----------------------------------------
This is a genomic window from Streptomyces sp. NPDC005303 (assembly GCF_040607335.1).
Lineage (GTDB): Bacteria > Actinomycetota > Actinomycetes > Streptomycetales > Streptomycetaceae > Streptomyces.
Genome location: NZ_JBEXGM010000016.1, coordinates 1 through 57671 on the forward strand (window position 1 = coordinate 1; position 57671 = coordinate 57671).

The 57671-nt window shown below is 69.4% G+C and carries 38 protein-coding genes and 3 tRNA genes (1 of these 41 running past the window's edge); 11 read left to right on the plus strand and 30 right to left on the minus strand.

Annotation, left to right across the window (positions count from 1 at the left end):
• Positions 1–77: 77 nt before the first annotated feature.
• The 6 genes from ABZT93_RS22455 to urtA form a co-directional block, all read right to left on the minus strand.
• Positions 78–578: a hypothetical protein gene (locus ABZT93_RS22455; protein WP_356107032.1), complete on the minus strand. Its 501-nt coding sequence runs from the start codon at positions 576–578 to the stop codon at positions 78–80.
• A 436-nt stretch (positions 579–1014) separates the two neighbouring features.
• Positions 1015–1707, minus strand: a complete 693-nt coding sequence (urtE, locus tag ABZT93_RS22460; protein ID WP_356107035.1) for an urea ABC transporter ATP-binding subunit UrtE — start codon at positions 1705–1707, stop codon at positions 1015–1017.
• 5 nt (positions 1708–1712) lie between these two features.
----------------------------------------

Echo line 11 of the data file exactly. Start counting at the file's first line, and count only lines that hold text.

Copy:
• 5 nt (positions 1708–1712) lie between these two features.